GOP Candidate Images Among Republicans and Republican-Leaning Independents

Huckabee clearly rises above the rest in terms of his Positive Intensity Score, although he is less well known than Palin, whose high recognition puts her at the far right side of the grid. Bachmann stands out for her high Positive Intensity Score despite her relatively lower recognition.

Positive Intensity Scores Help Pinpoint Challenges Candidates Face

… The strong reactions Bachmann generates may not be surprising given her sometimes controversial statements and her strength among certain segments of Republicans. A key question is whether Bachmann’s appeal will remain as positive as she becomes better known among Republicans. …

[Read the full report at Gallup.com]

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4/6/11 Update

Tea Party Flexes Muscle in 2012 Race

Left, from top to bottom: Mitt Romney, Haley Barbour and Rick Santorum are pictured. Center: A Tea party rally in Washington. Right, from top to bottom: Michele Bachmann, Tim Pawlenty and Newt Gingrich are pictured. | AP Photos
Left, from top to bottom: Mitt Romney, Haley Barbour and Rick Santorum. Center: A Tea party rally in Washington. Right, from top to bottom: Michele Bachmann, Tim Pawlenty and Newt Gingrich. (Photo credit: AP via Politico)

By Kenneth P. Vogel
POLITICO.com Logo - Click to return to home page
April 6, 2011

A mating dance is under way between the tea party and the likely 2012 Republican presidential candidates, with tea party organizers pushing the candidates and their aides to take hard-line positions on cutting the government and reducing taxes in return for possible support.

If the fractious movement comes close to reaching a consensus on a favored candidate it could help determine the identity and platform of the GOP nominee. But it’s also possible that disagreement over which candidate best represents the tea party’s small government ideals could splinter the movement further and show the tea party to be lacking the organizational heft or numbers to be a force in presidential politics. …

Full story

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 Video

Sizing up the 2012 GOP presidential field (MSNBC “Martin Bashir,” Aug. 3, 2011) – New York Magazine’s Frank Rich predicts how the Tea Party and the debt debate will affect the candidates’ popularity among voters. (05:25)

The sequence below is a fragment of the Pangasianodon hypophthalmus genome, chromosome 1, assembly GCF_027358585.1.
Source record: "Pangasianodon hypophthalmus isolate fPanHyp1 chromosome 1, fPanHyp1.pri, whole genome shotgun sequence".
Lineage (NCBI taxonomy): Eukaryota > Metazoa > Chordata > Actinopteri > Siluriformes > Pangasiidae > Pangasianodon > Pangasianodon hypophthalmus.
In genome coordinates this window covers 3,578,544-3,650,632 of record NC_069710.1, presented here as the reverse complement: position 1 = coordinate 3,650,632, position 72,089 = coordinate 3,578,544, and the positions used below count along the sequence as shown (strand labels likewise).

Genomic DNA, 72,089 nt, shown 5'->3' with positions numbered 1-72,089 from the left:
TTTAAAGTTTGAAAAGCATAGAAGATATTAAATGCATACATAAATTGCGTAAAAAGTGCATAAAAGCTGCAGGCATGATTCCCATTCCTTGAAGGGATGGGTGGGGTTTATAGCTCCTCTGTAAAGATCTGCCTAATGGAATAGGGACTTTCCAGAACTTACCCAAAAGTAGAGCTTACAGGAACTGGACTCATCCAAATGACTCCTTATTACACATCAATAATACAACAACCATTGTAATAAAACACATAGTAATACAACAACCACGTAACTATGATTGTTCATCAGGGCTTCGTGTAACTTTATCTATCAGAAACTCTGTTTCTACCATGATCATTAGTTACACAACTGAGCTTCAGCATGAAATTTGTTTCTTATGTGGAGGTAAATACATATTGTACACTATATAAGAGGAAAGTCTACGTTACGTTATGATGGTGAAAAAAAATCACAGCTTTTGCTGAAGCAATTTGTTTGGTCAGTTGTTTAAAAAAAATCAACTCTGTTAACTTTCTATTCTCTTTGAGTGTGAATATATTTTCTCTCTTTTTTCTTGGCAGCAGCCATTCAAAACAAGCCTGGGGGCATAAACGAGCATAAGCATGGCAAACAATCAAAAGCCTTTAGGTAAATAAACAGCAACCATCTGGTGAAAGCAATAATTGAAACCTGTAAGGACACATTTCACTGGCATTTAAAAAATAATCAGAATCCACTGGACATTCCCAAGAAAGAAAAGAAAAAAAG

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Related posts on this site


GOP not feeling so grand (MSNBC “Countdown,” Nov. 18, 2008) – The Washington Post’s E.J. Dionne talks about Sen. Chuck Hagel’s tongue-in-cheek assessment of the state of the Republican Party as well as the jabs going back and forth between former presidential candidates Mike Huckabee and Mitt Romney. (07:18)

Faces of GOP Schism Beginning to Take Shape (Nov. 19, 2008)

Michele Bachmann Eyes ‘Madam President’ (Sept. 9, 2009)

Democrats Link Tim Pawlenty, Michele Bachmann (Sept. 20, 2009)

Mike Huckabee Says Barack Obama Grew Up in Kenya (March 1, 2011)

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FROM THE ARCHIVES: One Year Ago — March 3, 2010

Extremism Explodes in America

Video

One year ago today, I reported that the number of extremist groups in the United States exploded in 2009 as militias and other groups steeped in wild, anti-government conspiracy theories exploited populist anger across the country and infiltrated the mainstream, according to the Southern Poverty Law Center’s (SPLC) 2010 annual Intelligence Report.

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FROM THE ARCHIVES: Two Years Ago — March 3, 2009

U.S. Economy in Depression?

In this photo combo made with file photos, part of...
History repeats? Job hunters mass for $4 a day work in 1935 and the line unwinds outside a New York City job fair in February 2009. (Photo credit: Associated Press)

Two years ago today, on March 3, 2009, I reported that according to some economists, a Depression doesn’t have to be Great, with bread lines, rampant unemployment, and a wipeout in the stock market; the economy can sink into a milder depression — the kind spelled with a lowercase “d” — and it may be happening now.

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9 Responses to “Tea Party Presidential Primary”